View Full Version : Sticky situation.......
December 31, 2006, 02:38 PM
Here's the deal........I have a concealed carry card in NC and I'm INSIDE my home early one evening and a car pulls through my front circular driveway but keeps going. A few minutes later he does it again, pulls through but doesn't stop. I'm a little on edge because of his actions and place a handgun on the hall table beside the front door. Let me say at this point that I'm INSIDE my home, I HAVE had a couple of drinks, but NOT to the point of being noticeably impaired. On his third pass he stops and sits in his car. I instruct the wife to call the police and I open the front door to observe his actions. He exits the car and stands in the driveway looking around. I opened the glass storm door and ask what he wants. He mumbles something that I cannot understand and begins walking toward the front door at a fairly quick clip. I retreat and close and lock the glass door. He reaches the door and begins to shake the handle as though to get in. I hold my left hand up and order him to stop and take the handgun in my right hand. He shakes the door some more and I level the gun at his chest and again order him to leave. At this point a PD cruiser pulls into the driveway and he bolts for his car. The PO intercepts him before he reaches the car and they talk for a few minutes and he leaves. The PO comes to the door and tells me that he was "lost".
FINALLY, here comes the question, what would have happened IF this creep had jerked the glass door open and I had fired on him???????? Bearing in mind that I HAD been drinking......????????? Would I have been up the creek without any means of propulsion or on firm ground????? No flames please......
December 31, 2006, 03:48 PM
Something doesn't ring right here...not your story...but of the guys actions and response. If he had been lost, why stop in some dudes driveway and not just the street curb?? Why does he try to OPEN your door and not ring the doorbell or knock?? Why does he not STOP his actions when he hears you yelling for him to desist and leave...especially if he sees a friggin gun pointed at him?? Why does he "bolt" for his car only after he sees the squad car pull up...if he was truley lost and needed directions...wouldn't it make sense to go up to the officer and ask for direction and not try to evade him? I know this does not answer your question as to what the ramifications would be if you had shot him, but I think that this event needs more investigating.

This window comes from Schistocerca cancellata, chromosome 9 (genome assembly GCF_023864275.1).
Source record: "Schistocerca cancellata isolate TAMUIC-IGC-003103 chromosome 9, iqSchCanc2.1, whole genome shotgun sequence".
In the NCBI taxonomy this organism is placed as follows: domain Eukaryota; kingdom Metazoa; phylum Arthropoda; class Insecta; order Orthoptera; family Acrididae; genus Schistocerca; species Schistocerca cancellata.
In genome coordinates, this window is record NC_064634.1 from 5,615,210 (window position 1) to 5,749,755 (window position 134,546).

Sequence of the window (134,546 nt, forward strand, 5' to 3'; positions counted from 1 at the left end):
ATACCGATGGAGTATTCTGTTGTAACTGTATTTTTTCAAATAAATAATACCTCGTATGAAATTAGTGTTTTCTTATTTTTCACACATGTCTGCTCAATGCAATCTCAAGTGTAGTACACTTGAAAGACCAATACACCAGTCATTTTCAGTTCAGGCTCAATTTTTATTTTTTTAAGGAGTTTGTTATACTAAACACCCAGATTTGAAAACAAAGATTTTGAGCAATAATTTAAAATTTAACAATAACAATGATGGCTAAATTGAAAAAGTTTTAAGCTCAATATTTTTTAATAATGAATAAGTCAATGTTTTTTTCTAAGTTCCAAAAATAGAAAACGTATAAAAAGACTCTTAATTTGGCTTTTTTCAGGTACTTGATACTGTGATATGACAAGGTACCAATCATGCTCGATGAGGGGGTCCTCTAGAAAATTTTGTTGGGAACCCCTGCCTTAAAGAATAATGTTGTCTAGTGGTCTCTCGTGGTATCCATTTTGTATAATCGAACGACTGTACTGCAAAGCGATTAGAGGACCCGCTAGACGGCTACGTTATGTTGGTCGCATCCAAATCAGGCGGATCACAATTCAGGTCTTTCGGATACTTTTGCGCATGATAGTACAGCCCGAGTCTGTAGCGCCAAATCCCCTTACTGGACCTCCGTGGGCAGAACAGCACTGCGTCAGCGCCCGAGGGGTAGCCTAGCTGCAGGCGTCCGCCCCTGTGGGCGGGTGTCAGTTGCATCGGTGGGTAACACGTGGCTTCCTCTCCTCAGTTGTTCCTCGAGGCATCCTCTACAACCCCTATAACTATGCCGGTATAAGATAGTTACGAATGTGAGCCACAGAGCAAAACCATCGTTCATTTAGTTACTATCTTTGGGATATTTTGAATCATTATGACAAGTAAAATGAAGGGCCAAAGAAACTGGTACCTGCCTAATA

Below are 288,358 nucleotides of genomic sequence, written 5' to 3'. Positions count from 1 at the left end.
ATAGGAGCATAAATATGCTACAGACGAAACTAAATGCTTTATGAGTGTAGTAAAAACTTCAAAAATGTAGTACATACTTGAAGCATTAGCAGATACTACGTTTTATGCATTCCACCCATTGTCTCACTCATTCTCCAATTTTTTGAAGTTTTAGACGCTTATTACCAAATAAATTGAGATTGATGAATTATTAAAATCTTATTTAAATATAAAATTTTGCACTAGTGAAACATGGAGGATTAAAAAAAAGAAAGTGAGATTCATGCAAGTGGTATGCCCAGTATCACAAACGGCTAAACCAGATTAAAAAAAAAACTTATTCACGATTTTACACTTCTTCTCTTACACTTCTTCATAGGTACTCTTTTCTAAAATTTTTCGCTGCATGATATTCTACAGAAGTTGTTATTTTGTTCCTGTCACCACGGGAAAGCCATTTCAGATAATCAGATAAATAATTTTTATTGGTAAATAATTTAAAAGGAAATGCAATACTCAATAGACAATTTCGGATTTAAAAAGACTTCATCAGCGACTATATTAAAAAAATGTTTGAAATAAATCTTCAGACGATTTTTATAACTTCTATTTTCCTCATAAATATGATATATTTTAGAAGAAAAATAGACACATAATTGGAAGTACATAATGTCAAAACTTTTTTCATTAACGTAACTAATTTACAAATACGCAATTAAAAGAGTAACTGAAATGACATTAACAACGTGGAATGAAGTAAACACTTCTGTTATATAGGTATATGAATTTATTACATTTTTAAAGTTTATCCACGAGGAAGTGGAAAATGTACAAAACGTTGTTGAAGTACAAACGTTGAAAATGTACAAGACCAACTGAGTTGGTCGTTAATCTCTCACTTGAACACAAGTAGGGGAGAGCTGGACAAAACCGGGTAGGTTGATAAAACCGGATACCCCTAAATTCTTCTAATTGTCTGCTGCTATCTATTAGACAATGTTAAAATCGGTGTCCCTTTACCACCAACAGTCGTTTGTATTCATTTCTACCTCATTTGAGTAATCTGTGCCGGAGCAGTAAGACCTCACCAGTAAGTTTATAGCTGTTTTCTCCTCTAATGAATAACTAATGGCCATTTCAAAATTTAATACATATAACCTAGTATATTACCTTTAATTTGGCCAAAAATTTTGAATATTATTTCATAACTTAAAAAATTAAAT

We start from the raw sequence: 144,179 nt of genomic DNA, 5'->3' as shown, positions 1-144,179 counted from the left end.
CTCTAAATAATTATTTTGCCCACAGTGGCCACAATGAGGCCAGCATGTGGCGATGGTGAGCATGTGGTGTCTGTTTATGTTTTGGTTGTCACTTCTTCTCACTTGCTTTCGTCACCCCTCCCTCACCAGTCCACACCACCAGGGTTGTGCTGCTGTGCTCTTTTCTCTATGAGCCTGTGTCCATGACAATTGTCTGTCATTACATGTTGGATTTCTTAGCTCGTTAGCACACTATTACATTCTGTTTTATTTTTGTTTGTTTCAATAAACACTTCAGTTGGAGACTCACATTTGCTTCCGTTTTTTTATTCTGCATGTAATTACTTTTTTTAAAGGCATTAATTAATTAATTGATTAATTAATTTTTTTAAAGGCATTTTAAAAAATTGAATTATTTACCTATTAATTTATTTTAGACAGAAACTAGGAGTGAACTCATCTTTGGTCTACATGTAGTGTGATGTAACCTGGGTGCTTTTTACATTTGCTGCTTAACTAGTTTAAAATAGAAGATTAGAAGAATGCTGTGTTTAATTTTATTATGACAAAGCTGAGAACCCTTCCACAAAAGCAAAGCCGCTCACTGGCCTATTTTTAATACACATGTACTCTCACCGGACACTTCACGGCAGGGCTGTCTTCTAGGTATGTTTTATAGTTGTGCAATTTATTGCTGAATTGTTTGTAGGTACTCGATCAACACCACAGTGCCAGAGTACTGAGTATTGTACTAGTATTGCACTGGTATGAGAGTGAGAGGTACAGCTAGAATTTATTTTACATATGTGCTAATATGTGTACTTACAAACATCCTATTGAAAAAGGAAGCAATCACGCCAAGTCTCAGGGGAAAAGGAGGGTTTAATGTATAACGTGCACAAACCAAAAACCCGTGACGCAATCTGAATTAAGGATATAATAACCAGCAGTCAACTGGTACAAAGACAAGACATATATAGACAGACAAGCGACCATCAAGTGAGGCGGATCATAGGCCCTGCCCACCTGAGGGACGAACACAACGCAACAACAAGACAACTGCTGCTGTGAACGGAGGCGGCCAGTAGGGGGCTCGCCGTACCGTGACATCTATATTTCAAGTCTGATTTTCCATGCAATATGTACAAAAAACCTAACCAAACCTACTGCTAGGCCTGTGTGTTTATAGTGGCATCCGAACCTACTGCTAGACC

December 31, 2006, 04:04 PM
While the fella posting previous to me finds you story "not ringing true", I and no argument intended, but, Ive seen people everywhere act mighty strange sometimes...
With that being said... The only reason I can think of, other than he did have bad intentions that he shook at your door was because he truly wanted to talk, rather ask directions? However, the second your hands came up, one saying "halt", the other with pistol in it, I woulda backed right off. Any sane person would... For that reason, even though it woulda been an awful tradgedy, once he crosses the threshold of your doorway, you've warned him, he's bought n paid for. You have no way of knowing wether he is armed or not, what his intentions are.
Here is one problem, even with a "legal" amount of alcohol in your blood, you may escape prosecution, however, not persecution in a civil action.
I have actually heard of a few situations where terminally ill people had forced not only police officers, but regular citizens into that dreaded moment of "Shoot, Don't Shoot." Im glad you didn't have to do it. Best, Dave
December 31, 2006, 06:01 PM
Bailey, if this happened recently I would make a call to the non-emergency number at your police department and ask to meet with the Captain over the patrol division.
From what you described, it sounds like the responding officer(s) blew it off and followed bad procedure. He should have taken the drivers license and asked the subject to wait in his own vehicle while he talked privately with you.
As to your question, unless there were additional facts that you did not state, in North Carolina a resident may use lethal force to protect himself when he believes that such force is necessary to prevent his death or serious injury. You are allowed to defend your home against intrusion.
Fortunately it did not come to that.
December 31, 2006, 06:05 PM
FWIW, . . . I would probably have handled the situation a bit differently. No flame intended, . . . but I would not have opened my door, . . . nor would I have had a conversation with him such as you did.
Anyone coming on another's property needs to have a purpose, and be willing to share that purpose openly. If he were lost, . . . he should have just come up and rang the door bell.